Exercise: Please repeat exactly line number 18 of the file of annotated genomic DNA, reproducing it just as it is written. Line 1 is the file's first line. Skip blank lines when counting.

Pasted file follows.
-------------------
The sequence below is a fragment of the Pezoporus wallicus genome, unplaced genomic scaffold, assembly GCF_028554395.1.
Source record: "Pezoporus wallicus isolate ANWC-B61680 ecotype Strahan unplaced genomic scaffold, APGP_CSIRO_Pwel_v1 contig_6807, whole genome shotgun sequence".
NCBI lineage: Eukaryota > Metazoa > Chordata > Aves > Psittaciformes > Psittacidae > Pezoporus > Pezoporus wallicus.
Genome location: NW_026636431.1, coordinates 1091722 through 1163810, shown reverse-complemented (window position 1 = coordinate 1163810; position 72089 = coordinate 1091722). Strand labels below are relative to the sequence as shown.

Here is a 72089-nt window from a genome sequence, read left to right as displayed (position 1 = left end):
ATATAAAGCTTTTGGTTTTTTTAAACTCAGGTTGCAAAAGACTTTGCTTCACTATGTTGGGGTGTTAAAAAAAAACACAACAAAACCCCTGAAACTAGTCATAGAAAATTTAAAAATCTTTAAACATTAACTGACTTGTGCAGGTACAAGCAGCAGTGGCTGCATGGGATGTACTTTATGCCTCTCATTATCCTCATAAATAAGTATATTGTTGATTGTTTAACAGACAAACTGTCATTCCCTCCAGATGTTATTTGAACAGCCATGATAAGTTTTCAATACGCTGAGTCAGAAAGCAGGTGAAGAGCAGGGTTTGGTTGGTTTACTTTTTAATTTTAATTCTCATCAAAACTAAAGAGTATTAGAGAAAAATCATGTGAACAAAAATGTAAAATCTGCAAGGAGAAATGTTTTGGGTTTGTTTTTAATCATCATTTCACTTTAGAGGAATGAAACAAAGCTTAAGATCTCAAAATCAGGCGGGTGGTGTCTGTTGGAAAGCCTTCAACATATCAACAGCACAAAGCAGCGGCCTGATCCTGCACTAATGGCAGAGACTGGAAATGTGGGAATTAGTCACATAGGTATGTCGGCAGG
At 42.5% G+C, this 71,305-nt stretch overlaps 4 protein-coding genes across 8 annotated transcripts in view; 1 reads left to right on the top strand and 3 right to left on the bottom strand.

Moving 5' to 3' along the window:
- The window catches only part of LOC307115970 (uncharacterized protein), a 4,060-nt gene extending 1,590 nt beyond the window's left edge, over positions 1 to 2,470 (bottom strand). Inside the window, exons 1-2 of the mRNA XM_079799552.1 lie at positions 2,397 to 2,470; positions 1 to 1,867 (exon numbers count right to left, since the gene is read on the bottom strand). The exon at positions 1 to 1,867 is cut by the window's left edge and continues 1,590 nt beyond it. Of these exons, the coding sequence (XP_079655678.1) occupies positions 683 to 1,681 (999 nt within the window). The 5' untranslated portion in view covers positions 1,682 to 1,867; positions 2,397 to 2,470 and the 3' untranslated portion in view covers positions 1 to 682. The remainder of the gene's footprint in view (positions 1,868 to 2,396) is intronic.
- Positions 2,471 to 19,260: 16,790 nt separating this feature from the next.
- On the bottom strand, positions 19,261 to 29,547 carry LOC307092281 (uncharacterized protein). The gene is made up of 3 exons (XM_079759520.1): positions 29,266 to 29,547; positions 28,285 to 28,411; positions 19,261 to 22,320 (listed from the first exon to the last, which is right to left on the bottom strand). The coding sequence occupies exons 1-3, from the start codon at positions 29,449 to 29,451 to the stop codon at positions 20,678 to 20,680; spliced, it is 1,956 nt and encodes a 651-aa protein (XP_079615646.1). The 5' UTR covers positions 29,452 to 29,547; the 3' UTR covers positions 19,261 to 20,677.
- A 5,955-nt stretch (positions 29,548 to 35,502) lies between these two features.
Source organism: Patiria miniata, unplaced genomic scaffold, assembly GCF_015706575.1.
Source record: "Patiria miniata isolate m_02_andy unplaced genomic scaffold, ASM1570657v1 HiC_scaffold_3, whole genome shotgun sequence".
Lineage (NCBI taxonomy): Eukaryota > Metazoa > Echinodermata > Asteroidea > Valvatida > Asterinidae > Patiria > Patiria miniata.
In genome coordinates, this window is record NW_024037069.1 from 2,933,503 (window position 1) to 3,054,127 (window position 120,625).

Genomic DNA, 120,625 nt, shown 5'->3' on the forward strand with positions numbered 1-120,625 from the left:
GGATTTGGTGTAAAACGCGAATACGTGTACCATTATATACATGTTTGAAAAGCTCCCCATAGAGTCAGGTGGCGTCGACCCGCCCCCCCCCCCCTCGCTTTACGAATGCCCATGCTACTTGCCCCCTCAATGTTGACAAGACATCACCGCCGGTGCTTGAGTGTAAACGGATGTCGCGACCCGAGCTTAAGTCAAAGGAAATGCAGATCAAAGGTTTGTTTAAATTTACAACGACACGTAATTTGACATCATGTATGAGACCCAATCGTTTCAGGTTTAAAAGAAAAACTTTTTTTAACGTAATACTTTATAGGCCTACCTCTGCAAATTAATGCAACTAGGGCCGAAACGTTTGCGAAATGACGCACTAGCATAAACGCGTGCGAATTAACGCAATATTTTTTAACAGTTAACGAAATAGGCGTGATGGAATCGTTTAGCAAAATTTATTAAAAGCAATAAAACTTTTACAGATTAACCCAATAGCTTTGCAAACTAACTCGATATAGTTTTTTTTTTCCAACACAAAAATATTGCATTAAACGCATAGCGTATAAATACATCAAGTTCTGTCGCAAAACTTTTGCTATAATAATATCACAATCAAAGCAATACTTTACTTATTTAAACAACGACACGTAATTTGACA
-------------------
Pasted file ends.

GGATTTGGTGTAAAACGCGAATACGTGTACCATTATATACATGTTTGAAAAGCTCCCCATAGAGTCAGGTGGCGTCGACCCGCCCCCCCCCCCCTCGCTTTACGAATGCCCATGCTACTTGCCCCCTCAATGTTGACAAGACATCACCGCCGGTGCTTGAGTGTAAACGGATGTCGCGACCCGAGCTTAAGTCAAAGGAAATGCAGATCAAAGGTTTGTTTAAATTTACAACGACACGTAATTTGACATCATGTATGAGACCCAATCGTTTCAGGTTTAAAAGAAAAACTTTTTTTAACGTAATACTTTATAGGCCTACCTCTGCAAATTAATGCAACTAGGGCCGAAACGTTTGCGAAATGACGCACTAGCATAAACGCGTGCGAATTAACGCAATATTTTTTAACAGTTAACGAAATAGGCGTGATGGAATCGTTTAGCAAAATTTATTAAAAGCAATAAAACTTTTACAGATTAACCCAATAGCTTTGCAAACTAACTCGATATAGTTTTTTTTTTCCAACACAAAAATATTGCATTAAACGCATAGCGTATAAATACATCAAGTTCTGTCGCAAAACTTTTGCTATAATAATATCACAATCAAAGCAATACTTTACTTATTTAAACAACGACACGTAATTTGACA